Cars should be banned from cities and urban areas, according to the National Bus and Rail Union.
It comes after the Oireachtas Climate Action Committee said public transport should be made free of charge to encourage people to use it.
In a new report aimed at halving emission in the transport sector by 2030, the cross-party committee made a range of recommendations – including an expanded bus and rail network, a new ‘green network' of cycling and pedestrian routes and the introduction of congestion charges in the city.
On The Hard Shoulder this evening, the National Bus and Rail Union (NBRU) General Secretary Dermot O'Leary said free public transport will only work if cars are banned from urban areas.
“One of the things we disliked in the NBRU about Bus Connects was this business of putting super-highways in the city,” he said.
“You have to ban the cars from the city, that is the practical reality here.
“You can’t have a situation where you have free transport, with the encouragement to use transport en-masse and then allow cars to travel alongside of buses in and out of our large cities and urban areas. You just can’t have that.”
Mr O'Leary said he understood that drivers would be upset at the idea of banning cars from cities but insisted, “there is no other way of doing this.”
He said a 2017 report estimated that “aggravated congestion” on our roads would be costing the State around €2.8bn a year by 2033 and noted that free public transport would “pay for itself” in terms of reducing those costs alongside emissions.
He warned however that there is no point in talking about free transport until you have a fit-for-purpose fleet, you put the proper infrastructure in place and make it “completely expensive or prohibitive” to drive your car into the city – unless you have a disability or a special exemption to do so.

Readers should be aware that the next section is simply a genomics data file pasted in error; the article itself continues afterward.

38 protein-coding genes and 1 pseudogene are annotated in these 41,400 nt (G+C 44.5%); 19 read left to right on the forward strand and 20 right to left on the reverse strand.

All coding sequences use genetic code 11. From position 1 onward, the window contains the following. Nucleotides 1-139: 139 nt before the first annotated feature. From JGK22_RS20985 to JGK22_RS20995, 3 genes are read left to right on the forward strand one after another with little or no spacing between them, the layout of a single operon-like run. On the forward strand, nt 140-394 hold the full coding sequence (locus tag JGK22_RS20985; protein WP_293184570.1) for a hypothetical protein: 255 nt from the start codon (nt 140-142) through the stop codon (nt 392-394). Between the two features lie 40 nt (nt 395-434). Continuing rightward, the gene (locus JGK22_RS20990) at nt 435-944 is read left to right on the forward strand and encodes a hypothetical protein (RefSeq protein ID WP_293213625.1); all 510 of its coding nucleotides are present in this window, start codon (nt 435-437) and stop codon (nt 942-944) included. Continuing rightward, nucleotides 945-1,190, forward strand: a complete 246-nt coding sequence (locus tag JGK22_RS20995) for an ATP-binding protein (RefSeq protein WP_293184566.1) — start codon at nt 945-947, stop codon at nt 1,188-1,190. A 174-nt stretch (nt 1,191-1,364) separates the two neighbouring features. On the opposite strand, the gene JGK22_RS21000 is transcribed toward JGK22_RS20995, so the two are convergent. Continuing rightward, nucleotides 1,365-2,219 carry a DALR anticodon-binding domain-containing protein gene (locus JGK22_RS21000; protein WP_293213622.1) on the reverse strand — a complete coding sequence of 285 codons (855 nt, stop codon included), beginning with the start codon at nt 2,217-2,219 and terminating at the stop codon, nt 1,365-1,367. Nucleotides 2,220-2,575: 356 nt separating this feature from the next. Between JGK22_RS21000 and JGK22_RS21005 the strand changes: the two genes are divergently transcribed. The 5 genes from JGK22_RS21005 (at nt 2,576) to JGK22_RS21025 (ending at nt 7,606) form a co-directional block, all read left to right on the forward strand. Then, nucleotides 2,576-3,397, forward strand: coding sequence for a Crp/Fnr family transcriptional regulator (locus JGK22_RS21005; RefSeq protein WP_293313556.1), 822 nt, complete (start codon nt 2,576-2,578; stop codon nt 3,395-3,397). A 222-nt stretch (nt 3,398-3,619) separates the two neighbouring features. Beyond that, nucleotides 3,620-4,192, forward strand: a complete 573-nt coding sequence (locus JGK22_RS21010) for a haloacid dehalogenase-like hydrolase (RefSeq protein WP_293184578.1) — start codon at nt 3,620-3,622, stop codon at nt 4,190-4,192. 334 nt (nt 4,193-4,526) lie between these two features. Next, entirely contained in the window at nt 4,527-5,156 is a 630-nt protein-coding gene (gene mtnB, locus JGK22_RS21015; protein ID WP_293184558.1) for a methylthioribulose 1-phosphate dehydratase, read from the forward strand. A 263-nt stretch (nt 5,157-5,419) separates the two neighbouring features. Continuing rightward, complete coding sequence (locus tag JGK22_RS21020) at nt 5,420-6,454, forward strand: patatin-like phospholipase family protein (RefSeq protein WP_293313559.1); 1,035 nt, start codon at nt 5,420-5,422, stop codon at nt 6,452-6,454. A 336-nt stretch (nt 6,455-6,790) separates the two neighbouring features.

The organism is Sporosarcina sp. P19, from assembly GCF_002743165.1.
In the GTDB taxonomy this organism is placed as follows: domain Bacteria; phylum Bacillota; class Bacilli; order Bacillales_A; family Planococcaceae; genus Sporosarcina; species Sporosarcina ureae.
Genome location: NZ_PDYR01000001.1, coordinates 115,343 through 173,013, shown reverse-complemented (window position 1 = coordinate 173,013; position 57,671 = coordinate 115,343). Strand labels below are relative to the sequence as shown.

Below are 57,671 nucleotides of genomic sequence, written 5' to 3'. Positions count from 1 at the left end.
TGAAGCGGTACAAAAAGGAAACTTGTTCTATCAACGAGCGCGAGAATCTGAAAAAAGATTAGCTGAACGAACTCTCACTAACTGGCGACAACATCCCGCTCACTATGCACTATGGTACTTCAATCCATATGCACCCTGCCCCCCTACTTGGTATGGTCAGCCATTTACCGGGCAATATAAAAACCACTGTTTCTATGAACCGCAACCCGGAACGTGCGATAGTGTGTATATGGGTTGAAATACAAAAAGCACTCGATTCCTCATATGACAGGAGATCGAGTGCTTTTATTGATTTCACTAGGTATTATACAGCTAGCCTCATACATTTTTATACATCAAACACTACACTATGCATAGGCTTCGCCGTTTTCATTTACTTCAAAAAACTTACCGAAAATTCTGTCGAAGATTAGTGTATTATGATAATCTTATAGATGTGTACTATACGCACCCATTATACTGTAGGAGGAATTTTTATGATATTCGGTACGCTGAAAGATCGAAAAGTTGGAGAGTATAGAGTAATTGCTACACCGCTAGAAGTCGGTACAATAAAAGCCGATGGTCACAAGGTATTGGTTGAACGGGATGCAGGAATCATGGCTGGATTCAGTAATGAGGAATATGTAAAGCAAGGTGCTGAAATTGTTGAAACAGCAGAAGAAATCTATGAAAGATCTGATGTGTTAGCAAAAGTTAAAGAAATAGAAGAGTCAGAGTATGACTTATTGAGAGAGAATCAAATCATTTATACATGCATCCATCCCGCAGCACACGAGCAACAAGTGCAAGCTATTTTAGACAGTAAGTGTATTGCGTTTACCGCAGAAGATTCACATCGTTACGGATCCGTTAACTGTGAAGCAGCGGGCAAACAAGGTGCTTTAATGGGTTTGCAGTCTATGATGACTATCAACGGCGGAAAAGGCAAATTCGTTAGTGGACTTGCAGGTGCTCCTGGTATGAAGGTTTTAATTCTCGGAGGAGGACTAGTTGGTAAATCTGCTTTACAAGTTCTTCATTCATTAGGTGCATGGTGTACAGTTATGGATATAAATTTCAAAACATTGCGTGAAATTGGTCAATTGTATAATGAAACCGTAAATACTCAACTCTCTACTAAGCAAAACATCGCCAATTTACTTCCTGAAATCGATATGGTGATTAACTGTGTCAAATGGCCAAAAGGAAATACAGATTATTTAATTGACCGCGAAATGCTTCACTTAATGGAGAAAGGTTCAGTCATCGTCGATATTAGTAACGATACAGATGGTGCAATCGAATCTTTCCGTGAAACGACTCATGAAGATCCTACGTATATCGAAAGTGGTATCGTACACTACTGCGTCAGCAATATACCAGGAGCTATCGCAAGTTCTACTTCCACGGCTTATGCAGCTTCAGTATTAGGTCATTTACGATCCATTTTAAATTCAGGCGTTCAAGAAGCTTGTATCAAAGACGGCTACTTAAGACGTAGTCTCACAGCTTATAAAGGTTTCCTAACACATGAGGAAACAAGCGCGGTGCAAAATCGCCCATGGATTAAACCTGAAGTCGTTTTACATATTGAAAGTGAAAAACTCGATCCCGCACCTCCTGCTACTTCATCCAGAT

Asked how long it might take to roll out a free system, he said the pandemic had shown that the State was capable of getting things done “in jig-time” when it had to.
Also on the show, AA Ireland spokesperson Paddy Comyn said the free system must be in place before you start talking about banning cars from cities.
“When you look at cities like London where they did bring in a congestion charge, you have to look at the point before that was introduced – when 87% of all commuters were using public transport already,” he said.
“There is no point making it more difficult for people to drive if there isn’t an alternative already in the first place.
“I don’t think anyone sensible would say they love sitting in traffic for hours and hours on end but they do so out of compulsion because they don’t have a better way to go.
“So, I think there is no reason why we couldn’t bring in alternatives like that but the public transport has to be in place before we look at any sort of bans or congestion charges.”
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